Kansas Grad Student Falls Victim to Sodium-Azide Poisoning


A second sodium-azide poisoning case is being reported by a university in as many weeks, as a University of Kansas graduate student arrived for treatment, following Harvard’s late-October announcement that six lab workers drank coffee tainted with the chemical.

The student accidently ingested the toxic substance, while working late in a Malott Hall laboratory Wednesday evening. The student was admitted in critical condition but is now listed as being in good condition, according to a KU Web site used for campus alerts.

As a precaution, the building was temporarily evacuated early Thursday and thoroughly inspected by the KU Office of Environment, Health and Safety. The building has since been reopened for normal operations.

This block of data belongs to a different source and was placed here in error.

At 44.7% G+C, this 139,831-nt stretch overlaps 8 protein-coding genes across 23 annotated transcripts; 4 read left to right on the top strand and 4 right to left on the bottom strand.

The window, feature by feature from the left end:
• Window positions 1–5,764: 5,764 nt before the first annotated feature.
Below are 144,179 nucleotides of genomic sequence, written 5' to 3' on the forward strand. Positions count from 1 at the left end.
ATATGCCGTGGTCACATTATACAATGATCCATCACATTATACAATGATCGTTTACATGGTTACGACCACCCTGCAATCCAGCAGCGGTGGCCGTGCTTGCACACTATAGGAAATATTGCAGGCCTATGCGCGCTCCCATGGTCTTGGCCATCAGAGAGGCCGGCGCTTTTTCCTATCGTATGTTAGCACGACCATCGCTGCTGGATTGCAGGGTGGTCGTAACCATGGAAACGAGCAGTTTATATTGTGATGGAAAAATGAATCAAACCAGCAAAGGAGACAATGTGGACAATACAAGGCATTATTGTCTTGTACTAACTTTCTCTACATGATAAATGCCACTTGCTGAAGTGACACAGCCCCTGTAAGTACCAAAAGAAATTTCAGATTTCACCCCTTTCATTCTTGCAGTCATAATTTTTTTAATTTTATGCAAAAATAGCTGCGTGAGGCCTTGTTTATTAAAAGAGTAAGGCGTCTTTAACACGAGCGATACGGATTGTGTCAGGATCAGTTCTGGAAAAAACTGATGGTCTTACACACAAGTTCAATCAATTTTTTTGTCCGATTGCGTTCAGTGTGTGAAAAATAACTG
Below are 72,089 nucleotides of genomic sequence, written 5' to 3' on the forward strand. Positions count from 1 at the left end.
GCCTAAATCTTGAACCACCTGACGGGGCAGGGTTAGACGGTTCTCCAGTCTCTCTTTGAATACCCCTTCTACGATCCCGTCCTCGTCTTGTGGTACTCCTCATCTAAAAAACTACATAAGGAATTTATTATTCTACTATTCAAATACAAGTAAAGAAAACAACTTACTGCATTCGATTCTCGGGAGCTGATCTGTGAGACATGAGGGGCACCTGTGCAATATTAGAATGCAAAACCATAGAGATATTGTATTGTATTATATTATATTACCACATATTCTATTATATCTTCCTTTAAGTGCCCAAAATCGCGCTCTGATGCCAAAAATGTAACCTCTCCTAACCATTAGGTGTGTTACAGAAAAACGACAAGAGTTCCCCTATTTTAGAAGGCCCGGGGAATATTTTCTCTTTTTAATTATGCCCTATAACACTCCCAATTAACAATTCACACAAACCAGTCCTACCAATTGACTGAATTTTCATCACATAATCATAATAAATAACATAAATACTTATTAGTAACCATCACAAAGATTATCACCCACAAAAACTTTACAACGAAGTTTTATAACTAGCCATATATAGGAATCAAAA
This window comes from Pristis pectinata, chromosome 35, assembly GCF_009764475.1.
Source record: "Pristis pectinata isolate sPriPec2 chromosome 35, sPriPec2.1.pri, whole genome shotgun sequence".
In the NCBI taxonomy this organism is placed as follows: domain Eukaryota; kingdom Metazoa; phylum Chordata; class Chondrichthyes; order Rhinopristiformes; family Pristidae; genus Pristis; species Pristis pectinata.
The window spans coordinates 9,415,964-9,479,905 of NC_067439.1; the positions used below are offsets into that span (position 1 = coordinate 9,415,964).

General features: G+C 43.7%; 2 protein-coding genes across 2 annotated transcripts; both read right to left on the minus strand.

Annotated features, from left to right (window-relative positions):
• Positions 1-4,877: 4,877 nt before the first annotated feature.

The university sent text and E-mail messages to students, faculty and staff this morning to notify them of the suspected accidental poisoning. Updates will be posted at www.alert.ku.edu.

“Our thoughts and prayers are with the student and his family at this time,” said Chancellor Bernadette Gray-Little.

Sodium azide is a common preservative of samples and stock solutions in laboratories and a useful reactant in synthetic lab work. Ingesting it can lead to abnormal breathing, low blood pressure, rapid heart beat, pulmonary edema, breathlessness, vomiting, nausea, diarrhea, restlessness, reduced body temperature, red eyes, skin burns, lung injury, convulsions, reduced body pH, respiratory failure, collapse, brain damage, heart damage, and even death.

On Oct. 26, Harvard announced that six lab workers ingested the substance in coffee in late August.

To review the full KU press release,  click here.

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